In Specific Aim 3, we will generate a novel reagent -a conditional ?-cell specific deletion of VGF using a floxed VGF allele and a tamoxifen inducible, ?-cell specific Cre driver, MIP-Cre/ERT. Using this model we will determine the impact of loss of ?-cell expressed VGF on islet function and glucose homeostasis in a mouse model of insulin resistance. The studies outlined in this proposal will provide novel insight into the biological significance of VGF peptides produced within islet ?-cells. Discoveries into VGF function could translate into a novel treatment strategy for improving glucose control and islet function in T2D. Candidate My long-term vision for my lab is to integrate my expertise in molecular and cell biology with animal physiology to tackle key questions in the field of islet cell biology. My immediate career objective is to obtain a position as a tenure-track assistant professor at a major medical (diabetes) research institution. The studies described in this proposal will provide key training opportunities to afford me a competitive application for faculty position and subsequent funding agencies. My mentor, Dr. Christopher Newgard and his lab have successfully pioneered the use of adenoviral gene delivery tools to study genes and pathways important for the regulation of islet cell function. The Newgard lab also emphasizes the use of rodent models (genetic, diet-induced, and chemically-induced) to study aspects of obesity, insulin resistance, and islet ?-cell dysfunction in the context of whole animal metabolic regulation of glucose homeostasis. The proposal outlined here has taken advantage of many of the Stedman Center's training opportunities, yet continues to move forward into new areas of research for me. Particularly useful, will be my studies using state-of-the-art genetically inducible mouse model to explore the impact of conditional VGF ablation in the islet ?-cell. In this area my prior experience has been limited and Dr. Deborah Muoio (co-mentor) has graciously offered her expertise in training me in this vital area of islet research. Furthermore, as my studies delve deeper into fundamental components of ?-cell function (i.e. insulin secretion) ultrastructural characterization of insulin defects in my model va the Duke Electron Microscopy Core facility will have great impact on my knowledge and skill set as an islet cell biologist. Drs. Newgard and Muoio are fully committed to helping me achieve my long-term goals, allowing me to independently design this proposal and carry this project with me to the next level of an independent faculty position. Thus, through this award, I will gain training and generate crucial reagents necessary to launch my independent research program and obtain a tenure-track assistant professorship.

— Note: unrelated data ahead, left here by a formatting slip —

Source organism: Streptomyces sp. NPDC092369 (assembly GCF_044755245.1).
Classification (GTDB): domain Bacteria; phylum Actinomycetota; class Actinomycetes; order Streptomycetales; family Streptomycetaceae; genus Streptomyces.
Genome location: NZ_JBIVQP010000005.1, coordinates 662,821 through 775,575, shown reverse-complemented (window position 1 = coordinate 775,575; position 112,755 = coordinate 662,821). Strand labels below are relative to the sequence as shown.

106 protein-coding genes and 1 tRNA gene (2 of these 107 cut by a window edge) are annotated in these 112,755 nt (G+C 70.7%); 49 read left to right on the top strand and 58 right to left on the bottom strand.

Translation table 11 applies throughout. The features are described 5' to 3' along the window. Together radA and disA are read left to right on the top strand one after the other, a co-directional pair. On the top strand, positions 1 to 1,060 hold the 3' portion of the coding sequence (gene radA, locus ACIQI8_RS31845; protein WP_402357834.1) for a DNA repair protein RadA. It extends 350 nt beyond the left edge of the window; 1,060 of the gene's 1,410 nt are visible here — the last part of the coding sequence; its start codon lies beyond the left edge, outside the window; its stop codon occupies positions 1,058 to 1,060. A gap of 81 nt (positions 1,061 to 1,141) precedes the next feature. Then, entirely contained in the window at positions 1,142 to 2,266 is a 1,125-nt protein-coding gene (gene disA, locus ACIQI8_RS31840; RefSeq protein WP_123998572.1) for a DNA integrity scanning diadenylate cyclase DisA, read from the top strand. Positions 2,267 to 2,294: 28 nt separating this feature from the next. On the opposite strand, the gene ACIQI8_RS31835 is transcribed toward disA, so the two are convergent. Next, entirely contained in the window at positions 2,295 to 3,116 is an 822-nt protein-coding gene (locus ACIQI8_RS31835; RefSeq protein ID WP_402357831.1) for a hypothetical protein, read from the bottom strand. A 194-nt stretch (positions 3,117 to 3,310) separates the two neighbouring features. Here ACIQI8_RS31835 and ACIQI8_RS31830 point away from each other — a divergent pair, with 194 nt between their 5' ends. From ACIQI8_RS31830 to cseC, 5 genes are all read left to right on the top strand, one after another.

Type 2 diabetes is a progressive and relentless disease that ultimately results from an insufficient supply of insulin. Current research into diabetes therapies have struggled to identify agents that maintain stable and controlled release of the body's endogenous insulin supply. This research project focuses on understanding fundamental pathways regulating the function of insulin producing cells and thus will provide key insight into novel cellular pathways that could be developed for innovative diabetes therapies.